Cryptocurrency tax policies are confusing people around the world.
This guide breaks down specific crypto tax implications within the U.S., but similar issues arise in many other countries.
Cryptocurrencies like Bitcoin have gained significant popularity over the past few years and into 2019. This rise in popularity is causing governments to pay closer attention to the asset. Recently, we’ve seen the IRS release new cryptocurrency tax guidance and start sending thousands of warning letters to non-compliant cryptocurrency investors. The question everyone is asking: How is cryptocurrency handled for tax purposes?
According to official IRS guidance, Bitcoin and other cryptocurrencies should be treated as property for tax purposes — not as currency.
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The U.S. Internal Revenue Service (IRS) has published its first guidance in five years for calculating taxes owed on cryptocurrency holdings.
Industry members have been eagerly awaiting the update since May 2019, when IRS Commissioner Charles Rettig said the agency was working on providing fresh guidance.
There is a difference between buying/selling cryptocurrencies on an exchange and trading cryptocurrency CFDs on a CFD platform. Both activities are undertaken with the intention of making a profit by trading in the crypto market, but the processes involved are very different. This article describes how to buy and sell cryptos, as well as how to trade cryptocurrency CFDs.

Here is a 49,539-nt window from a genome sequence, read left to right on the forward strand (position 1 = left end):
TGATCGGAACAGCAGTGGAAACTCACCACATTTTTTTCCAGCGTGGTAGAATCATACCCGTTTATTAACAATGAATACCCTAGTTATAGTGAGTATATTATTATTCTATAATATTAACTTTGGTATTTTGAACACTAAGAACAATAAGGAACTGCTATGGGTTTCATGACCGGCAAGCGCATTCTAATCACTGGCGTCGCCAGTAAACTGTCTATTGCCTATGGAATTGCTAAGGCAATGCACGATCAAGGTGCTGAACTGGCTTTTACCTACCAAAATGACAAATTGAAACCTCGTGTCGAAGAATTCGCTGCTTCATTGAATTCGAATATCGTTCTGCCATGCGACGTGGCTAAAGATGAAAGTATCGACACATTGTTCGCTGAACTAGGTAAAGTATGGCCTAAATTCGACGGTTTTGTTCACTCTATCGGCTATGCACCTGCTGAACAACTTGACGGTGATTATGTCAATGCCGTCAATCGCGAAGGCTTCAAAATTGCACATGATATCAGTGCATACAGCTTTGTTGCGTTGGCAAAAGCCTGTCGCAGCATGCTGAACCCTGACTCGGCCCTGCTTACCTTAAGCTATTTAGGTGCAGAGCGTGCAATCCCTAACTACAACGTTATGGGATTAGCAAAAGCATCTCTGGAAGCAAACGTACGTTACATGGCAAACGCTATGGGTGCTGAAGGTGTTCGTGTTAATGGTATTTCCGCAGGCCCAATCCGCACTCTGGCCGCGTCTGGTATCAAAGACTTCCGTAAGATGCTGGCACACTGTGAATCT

Buying and selling digital cryptocurrencies is basically all about using one cryptocurrency, such as Bitcoin, to exchange it for another cryptocurrency, such as Ethereum, on a buy or sell basis, working on a cryptocurrency exchange. The process involves looking for a cryptocurrency pair in order to perform a crypto-to-crypto exchange or exchanging crypto for fiat or fiat currency for cryptos.
The first steps in the world of cryptocurrencies are always complicated and beginners quickly have to choose how they will buy their first asset. There are different options available to meet specific needs and investor profiles. It is possible to have pure peer-to-peer exchanges, to use specialised marketplaces, or to use facilitators such as Coinhouse. We look at the characteristics of these different services.
The first marketplaces for Bitcoin started in 2010. They provide an interface that connects buyers and sellers of cryptocurrencies. In exchange for this service, they take a commission on each transaction.